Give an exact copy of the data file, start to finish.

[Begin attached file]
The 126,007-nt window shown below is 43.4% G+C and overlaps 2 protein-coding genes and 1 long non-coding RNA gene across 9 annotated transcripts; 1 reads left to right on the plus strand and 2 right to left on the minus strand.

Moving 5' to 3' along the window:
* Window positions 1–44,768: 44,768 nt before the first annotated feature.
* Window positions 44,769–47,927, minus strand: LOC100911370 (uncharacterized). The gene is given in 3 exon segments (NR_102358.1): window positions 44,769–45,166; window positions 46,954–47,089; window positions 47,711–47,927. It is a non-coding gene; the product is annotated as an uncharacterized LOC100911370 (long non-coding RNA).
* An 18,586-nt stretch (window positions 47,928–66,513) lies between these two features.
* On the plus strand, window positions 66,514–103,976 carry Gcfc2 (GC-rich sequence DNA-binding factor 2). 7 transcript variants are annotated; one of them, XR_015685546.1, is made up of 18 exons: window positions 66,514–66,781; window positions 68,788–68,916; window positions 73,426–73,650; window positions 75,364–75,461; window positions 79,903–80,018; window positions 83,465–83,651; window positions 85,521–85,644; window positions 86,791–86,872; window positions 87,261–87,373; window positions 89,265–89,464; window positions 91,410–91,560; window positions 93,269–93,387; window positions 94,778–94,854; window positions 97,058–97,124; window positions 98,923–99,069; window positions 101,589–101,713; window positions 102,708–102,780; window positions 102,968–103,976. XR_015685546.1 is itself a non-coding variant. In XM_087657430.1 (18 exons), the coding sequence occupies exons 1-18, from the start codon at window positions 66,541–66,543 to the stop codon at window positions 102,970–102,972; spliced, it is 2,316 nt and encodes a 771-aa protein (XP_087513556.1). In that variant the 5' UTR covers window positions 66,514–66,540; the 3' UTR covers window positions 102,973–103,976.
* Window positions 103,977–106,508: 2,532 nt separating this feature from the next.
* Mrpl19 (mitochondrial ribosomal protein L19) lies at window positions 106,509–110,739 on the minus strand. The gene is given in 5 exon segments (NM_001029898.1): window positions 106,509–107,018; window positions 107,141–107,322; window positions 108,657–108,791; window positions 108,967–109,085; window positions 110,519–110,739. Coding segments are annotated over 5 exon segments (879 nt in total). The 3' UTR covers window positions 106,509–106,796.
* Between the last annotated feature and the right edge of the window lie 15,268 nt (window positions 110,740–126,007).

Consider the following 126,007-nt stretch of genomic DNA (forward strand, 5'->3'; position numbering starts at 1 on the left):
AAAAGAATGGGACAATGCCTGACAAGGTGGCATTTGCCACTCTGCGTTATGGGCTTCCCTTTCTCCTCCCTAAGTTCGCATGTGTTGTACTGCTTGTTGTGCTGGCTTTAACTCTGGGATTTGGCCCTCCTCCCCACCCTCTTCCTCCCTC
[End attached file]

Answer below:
The 126,007-nt window shown below is 43.4% G+C and overlaps 2 protein-coding genes and 1 long non-coding RNA gene across 9 annotated transcripts; 1 reads left to right on the plus strand and 2 right to left on the minus strand.

Moving 5' to 3' along the window:
* Window positions 1–44,768: 44,768 nt before the first annotated feature.
* Window positions 44,769–47,927, minus strand: LOC100911370 (uncharacterized). The gene is given in 3 exon segments (NR_102358.1): window positions 44,769–45,166; window positions 46,954–47,089; window positions 47,711–47,927. It is a non-coding gene; the product is annotated as an uncharacterized LOC100911370 (long non-coding RNA).
* An 18,586-nt stretch (window positions 47,928–66,513) lies between these two features.
* On the plus strand, window positions 66,514–103,976 carry Gcfc2 (GC-rich sequence DNA-binding factor 2). 7 transcript variants are annotated; one of them, XR_015685546.1, is made up of 18 exons: window positions 66,514–66,781; window positions 68,788–68,916; window positions 73,426–73,650; window positions 75,364–75,461; window positions 79,903–80,018; window positions 83,465–83,651; window positions 85,521–85,644; window positions 86,791–86,872; window positions 87,261–87,373; window positions 89,265–89,464; window positions 91,410–91,560; window positions 93,269–93,387; window positions 94,778–94,854; window positions 97,058–97,124; window positions 98,923–99,069; window positions 101,589–101,713; window positions 102,708–102,780; window positions 102,968–103,976. XR_015685546.1 is itself a non-coding variant. In XM_087657430.1 (18 exons), the coding sequence occupies exons 1-18, from the start codon at window positions 66,541–66,543 to the stop codon at window positions 102,970–102,972; spliced, it is 2,316 nt and encodes a 771-aa protein (XP_087513556.1). In that variant the 5' UTR covers window positions 66,514–66,540; the 3' UTR covers window positions 102,973–103,976.
* Window positions 103,977–106,508: 2,532 nt separating this feature from the next.
* Mrpl19 (mitochondrial ribosomal protein L19) lies at window positions 106,509–110,739 on the minus strand. The gene is given in 5 exon segments (NM_001029898.1): window positions 106,509–107,018; window positions 107,141–107,322; window positions 108,657–108,791; window positions 108,967–109,085; window positions 110,519–110,739. Coding segments are annotated over 5 exon segments (879 nt in total). The 3' UTR covers window positions 106,509–106,796.
* Between the last annotated feature and the right edge of the window lie 15,268 nt (window positions 110,740–126,007).

Consider the following 126,007-nt stretch of genomic DNA (forward strand, 5'->3'; position numbering starts at 1 on the left):
AAAAGAATGGGACAATGCCTGACAAGGTGGCATTTGCCACTCTGCGTTATGGGCTTCCCTTTCTCCTCCCTAAGTTCGCATGTGTTGTACTGCTTGTTGTGCTGGCTTTAACTCTGGGATTTGGCCCTCCTCCCCACCCTCTTCCTCCCTC